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Invincible (2001)

It's a legend tailor-made for the Hollywood treatment: Polish strongman Zishe Breibart (Jouko Ahola) is discovered in a local circus and whisked away to early 1930s Berlin, where he submits to fantastic tests of strength at Hanussen's House of the Occult for an audience composed mostly of Nazis seeking reassurance in the abiding tenaciousness of the German character. But there's a kicker — Zishe Breibart, who dons a blond wig and goes by the stage name Siegfried, is a Jew. A film about the illusion of might versus the very tangible reality of true strength, and how both can be manipulated in appearance to provide equal enchantment for good or evil, Invincible (2001) is a serviceable fable directed with a minimum of fuss by a very sedate Werner Herzog, who, ten years earlier, would've seemed an unlikely choice for this kind of material. But, like many great filmmakers, even the one-time reckless and maniacal Herzog has grown stylistically timid in his old age, toning down the unflinching hand-held immediacy of his best work and allowing an unmistakable Hollywood gloss to be applied to this film, which he also wrote. The story is told in a stubbornly straightforward chronological manner, beginning with the good-hearted Zishe's being lured away from his large, loving family in Poland (most importantly, from his favorite brother, the prodigious Benjamin) by a talent agent, who quickly places him in the employment of the clairvoyant Hanussen (Tim Roth). Hanussen is a nasty, venal, and above all power-hungry man who has won the favor of the Nazi party — into which he hopes to be appointed as a latter-day Oracle of Delphi — by frequently rigging his predictions to lend credence to Hitler's position as Germany's savior. But persuasive as he is with his abilities as an uncannily accurate seer and hypnotist, Hanussen is no match for the wildly popular Zishe, whose massive physique and feats of strength wow the Nazi rank-and-file. Eventually, though, Zishe experiences a crisis of conscience and reveals his Jewish identity on-stage. What first appears to be a disaster turns out to be a financial boon for Hanussen when Jewish audiences start lining up around the block to see their savior in action. But it also creates a rift between Zishe and Hanussen, which is further widened by Zishe's deepening affection for Hanussen's kept mistress Marta (Anna Gourari). This conflict finally comes to a head in a courtroom challenge to Hanussen's mystic authenticity, by which point Zishe begins to have genuine premonitions about his spiritual importance to the Jewish people. As a simple fable, Invincible is involving when it needs to be. The crucial moments — Zishe's revelation to a hostile Nazi crowd, the courtroom scene, and Marta's wish-fulfillment performance of Beethoven's 3rd Piano Concerto — are suitably rousing and/or moving, and the performances are mostly solid (particularly worth noting since both Ahola and Gourari are relative amateurs) But at 135 minutes, the film suffers from some irksome bloat. There's something to be said for allowing an epic to breathe, but some sequences run long for no apparent reason. A couple of cabaret numbers are the prime offenders here, and Herzog does them no favors by shooting them in static full shots. Also, Tim Roth, who can be as good an actor as there is working today when on his game, is mannered and thoroughly unconvincing as the darkly conflicted Hanussen. One hopes, considering his uninspired work in recent efforts like The Musketeer or Lucky Numbers, this isn't symptomatic of a prevailing boredom with a craft he mastered long ago. New Line presents Invincible in a decent anamorphic transfer (1.85:1) with both DTS and Dolby Digital 5.1 audio. Extras are limited to trailers (for this film and other New Line releases) and strictly promotional DVD-ROM material. Keep-case.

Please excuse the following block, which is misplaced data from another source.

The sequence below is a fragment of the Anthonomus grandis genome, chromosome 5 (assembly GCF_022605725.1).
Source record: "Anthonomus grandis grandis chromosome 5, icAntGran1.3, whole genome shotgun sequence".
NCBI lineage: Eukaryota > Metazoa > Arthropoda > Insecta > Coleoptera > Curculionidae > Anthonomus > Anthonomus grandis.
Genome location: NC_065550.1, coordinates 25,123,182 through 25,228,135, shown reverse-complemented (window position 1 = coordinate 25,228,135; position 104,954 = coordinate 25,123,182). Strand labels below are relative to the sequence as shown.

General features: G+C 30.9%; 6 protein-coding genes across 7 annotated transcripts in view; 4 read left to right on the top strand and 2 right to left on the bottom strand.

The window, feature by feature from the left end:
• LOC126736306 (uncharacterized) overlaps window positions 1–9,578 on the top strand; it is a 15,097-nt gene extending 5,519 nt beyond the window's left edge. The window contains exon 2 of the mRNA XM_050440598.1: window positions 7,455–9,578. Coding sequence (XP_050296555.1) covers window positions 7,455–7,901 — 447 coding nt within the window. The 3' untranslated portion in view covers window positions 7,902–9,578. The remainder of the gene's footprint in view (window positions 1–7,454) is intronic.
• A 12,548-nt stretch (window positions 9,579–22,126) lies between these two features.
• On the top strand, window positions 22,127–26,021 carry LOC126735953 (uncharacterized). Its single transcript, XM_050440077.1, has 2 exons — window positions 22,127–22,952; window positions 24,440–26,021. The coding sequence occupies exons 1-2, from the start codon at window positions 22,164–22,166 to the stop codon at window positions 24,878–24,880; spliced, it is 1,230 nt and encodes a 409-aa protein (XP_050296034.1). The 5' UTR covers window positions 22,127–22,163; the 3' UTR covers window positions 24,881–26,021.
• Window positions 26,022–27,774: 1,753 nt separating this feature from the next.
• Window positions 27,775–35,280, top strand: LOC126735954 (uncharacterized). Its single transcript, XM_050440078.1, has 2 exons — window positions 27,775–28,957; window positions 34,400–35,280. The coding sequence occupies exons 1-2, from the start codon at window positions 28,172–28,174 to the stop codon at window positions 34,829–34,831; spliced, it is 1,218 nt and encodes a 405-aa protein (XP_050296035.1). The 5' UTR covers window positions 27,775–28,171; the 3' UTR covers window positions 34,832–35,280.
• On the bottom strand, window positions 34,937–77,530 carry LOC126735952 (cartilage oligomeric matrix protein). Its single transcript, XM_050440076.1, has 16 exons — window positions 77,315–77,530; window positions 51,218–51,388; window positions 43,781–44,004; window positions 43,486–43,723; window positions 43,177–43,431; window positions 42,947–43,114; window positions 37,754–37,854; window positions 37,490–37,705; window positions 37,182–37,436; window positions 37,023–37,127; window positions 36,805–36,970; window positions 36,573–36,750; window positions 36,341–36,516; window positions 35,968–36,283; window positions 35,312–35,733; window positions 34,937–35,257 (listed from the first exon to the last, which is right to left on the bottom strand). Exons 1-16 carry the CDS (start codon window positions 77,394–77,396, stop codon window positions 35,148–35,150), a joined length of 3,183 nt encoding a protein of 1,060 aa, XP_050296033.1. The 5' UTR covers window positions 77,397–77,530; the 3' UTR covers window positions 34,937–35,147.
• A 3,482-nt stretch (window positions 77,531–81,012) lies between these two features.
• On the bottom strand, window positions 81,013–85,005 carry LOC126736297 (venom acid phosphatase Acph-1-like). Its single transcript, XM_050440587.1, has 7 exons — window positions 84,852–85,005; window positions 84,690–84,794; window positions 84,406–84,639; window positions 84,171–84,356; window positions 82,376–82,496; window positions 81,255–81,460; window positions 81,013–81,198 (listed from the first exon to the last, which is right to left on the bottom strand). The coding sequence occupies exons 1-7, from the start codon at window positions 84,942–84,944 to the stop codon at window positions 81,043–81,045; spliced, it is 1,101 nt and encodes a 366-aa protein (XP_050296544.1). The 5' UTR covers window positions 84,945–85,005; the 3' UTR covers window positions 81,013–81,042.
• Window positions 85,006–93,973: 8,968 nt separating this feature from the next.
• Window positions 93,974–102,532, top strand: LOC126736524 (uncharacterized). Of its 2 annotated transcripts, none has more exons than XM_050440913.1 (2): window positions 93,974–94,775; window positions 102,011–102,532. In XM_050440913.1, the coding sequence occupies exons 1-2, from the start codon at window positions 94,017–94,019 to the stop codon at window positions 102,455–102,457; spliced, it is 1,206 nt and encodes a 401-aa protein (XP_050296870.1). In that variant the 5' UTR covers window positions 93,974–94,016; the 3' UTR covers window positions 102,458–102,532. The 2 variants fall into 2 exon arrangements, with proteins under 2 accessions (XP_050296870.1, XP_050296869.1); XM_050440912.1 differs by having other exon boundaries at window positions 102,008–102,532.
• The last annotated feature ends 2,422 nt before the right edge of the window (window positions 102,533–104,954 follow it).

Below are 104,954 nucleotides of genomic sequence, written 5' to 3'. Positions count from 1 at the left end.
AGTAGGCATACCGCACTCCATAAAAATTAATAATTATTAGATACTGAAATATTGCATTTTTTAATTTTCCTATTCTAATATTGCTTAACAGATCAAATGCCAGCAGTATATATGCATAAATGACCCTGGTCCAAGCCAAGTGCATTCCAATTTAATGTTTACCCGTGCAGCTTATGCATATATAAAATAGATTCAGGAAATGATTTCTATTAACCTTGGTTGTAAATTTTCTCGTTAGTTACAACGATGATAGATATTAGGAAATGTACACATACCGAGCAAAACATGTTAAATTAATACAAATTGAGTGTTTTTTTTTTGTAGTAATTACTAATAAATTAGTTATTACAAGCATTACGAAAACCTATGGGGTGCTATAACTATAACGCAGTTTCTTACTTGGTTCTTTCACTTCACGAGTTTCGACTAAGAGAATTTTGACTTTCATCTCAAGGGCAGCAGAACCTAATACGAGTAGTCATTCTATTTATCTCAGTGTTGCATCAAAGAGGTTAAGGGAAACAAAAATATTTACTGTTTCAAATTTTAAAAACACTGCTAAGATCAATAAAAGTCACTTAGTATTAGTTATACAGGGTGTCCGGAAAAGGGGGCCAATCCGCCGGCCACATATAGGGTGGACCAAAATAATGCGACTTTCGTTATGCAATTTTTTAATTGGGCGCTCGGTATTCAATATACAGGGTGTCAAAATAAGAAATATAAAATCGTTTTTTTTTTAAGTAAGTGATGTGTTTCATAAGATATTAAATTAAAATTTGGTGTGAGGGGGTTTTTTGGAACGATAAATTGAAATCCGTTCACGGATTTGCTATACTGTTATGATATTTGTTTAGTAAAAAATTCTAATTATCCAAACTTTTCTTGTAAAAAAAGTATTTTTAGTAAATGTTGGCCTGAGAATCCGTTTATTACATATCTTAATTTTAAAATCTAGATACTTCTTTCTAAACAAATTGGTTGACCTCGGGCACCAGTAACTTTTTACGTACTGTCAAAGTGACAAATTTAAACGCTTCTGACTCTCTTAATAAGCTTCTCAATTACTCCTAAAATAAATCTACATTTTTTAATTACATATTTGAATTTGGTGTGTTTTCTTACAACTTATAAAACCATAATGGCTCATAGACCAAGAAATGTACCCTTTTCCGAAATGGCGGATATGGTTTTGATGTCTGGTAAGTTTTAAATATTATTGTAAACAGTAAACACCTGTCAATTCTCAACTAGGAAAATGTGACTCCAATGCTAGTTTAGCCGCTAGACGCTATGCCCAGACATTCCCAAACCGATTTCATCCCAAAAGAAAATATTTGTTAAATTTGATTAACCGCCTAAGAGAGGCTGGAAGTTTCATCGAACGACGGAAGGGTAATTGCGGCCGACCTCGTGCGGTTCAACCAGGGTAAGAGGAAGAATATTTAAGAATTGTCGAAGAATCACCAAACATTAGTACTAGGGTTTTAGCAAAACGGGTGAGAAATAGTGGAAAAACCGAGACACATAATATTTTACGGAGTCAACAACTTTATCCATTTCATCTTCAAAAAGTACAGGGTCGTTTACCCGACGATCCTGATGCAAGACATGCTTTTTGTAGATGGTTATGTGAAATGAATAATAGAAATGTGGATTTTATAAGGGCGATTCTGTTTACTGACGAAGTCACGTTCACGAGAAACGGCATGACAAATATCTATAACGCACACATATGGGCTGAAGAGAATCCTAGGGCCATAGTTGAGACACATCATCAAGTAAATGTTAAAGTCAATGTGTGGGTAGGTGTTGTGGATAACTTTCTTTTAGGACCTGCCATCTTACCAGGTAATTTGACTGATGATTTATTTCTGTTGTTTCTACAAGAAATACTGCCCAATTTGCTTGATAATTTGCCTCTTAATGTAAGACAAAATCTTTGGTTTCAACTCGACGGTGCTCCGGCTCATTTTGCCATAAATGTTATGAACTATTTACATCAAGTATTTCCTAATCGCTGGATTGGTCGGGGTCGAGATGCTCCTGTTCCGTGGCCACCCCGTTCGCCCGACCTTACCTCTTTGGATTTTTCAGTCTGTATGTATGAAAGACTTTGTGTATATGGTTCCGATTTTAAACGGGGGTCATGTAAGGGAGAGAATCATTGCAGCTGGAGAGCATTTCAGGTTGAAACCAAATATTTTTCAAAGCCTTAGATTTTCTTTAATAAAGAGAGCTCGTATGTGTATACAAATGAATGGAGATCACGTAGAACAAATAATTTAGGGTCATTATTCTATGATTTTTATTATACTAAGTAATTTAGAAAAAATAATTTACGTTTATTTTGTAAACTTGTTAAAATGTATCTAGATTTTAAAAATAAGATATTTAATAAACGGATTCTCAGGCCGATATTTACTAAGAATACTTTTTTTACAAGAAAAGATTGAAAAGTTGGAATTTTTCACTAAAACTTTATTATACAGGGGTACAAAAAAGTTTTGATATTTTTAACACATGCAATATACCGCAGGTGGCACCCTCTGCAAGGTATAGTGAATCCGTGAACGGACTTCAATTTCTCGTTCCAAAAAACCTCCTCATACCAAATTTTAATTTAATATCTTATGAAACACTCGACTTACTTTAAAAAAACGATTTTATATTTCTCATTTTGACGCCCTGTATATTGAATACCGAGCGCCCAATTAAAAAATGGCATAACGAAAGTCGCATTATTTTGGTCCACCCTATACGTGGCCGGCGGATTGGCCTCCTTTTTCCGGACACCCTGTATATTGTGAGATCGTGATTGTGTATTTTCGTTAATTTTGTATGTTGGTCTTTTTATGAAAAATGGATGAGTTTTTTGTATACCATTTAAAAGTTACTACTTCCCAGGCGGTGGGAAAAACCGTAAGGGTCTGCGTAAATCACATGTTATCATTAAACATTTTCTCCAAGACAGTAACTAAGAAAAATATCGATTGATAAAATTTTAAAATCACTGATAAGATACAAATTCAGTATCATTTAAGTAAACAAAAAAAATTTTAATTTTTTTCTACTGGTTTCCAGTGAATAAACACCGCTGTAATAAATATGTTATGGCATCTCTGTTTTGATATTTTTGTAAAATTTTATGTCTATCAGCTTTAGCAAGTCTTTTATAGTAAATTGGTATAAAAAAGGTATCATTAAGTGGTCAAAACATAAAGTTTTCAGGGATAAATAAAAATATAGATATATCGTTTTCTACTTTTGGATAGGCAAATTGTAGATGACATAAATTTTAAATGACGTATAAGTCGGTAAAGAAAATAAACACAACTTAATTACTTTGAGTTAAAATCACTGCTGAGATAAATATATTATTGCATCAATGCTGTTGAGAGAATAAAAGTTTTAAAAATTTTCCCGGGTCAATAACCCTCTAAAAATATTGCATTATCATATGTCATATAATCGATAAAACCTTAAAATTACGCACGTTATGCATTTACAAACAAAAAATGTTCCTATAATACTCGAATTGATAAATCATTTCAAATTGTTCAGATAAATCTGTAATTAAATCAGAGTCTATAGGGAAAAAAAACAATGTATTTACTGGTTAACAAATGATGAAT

—Clarence Beaks

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